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HIV this week

Tanzania / Prevention: Comparing couples’ and individual voluntary counseling and testing for HIV at antenatal clinics in Tanzan

09 Dec, 2009
By: Becker S, Mlay R, Schwandt HM, Lyamuya E.

Voluntary counselling and testing for couples is an important HIV-prevention effort in sub-Saharan Africa where a substantial proportion of HIV transmission occurs within stable partnerships.

This study aimed to determine the acceptance and effectiveness of couples voluntary counselling and testing as compared to individual voluntary counselling and testing. 1,521 women attending three antenatal clinics in Dar es Salaam were randomized to receive individual voluntary counseling during that visit or couples voluntary counselling with their husbands at a subsequent visit.

The proportion of women receiving test results in the couples voluntary counselling and testing arm was significantly lower than in the individual voluntary counselling and testing arm (39 vs. 71%). HIV prevalence overall was 10%. In a subgroup analysis of HIV-positive women, those who received couples voluntary counselling and testing were more likely to use preventive measures against transmission (90 vs. 60%) and to receive nevirapine for themselves (55 vs. 24%) and their infants (55 vs. 22%) as compared to women randomized to individual voluntary counselling and testing.

Uptake of couples voluntary counselling and testing is low in the antenatal clinic setting. Community mobilization and couple-friendly clinics are needed to promote couples voluntary counselling and testing.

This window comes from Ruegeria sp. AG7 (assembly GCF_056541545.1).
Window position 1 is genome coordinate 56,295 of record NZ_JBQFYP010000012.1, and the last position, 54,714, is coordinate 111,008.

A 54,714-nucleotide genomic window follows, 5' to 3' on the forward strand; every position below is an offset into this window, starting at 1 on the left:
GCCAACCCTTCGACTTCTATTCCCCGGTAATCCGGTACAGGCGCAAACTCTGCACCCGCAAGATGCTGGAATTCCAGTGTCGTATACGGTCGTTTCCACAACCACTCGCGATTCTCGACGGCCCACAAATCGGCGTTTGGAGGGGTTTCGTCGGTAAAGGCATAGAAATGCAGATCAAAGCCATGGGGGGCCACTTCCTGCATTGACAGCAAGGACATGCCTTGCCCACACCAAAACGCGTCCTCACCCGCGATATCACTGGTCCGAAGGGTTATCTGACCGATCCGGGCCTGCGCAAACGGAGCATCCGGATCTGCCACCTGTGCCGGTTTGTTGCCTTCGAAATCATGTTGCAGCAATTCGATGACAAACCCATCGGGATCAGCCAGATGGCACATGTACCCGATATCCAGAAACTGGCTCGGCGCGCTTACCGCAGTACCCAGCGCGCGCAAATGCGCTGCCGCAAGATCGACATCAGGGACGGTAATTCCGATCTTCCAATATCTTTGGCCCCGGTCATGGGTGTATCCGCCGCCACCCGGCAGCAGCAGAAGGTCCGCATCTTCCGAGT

HIV This Week editors’ note:

In this study, only 16% of the women randomised to the couples voluntary counselling and testing arm were counselled, tested, and shared results together with their husbands/cohabiting partners. This is an opportunity to learn together about HIV transmission, discuss personal and combined risks, and develop a collaborative plan to prevent further transmission, assisted by a professional. Antenatal clinics are clearly either not perceived by men as male-friendly places or not perceived by couples as couple-friendly places. Given that a considerable proportion of HIV transmission in sub-Saharan Africa is occurring within married or cohabiting couples and given that individual testing and counselling addresses only half of the sexual partnership, strategies to create new social norms to increase the acceptability of couple testing and determine the best venues for it are urgently needed.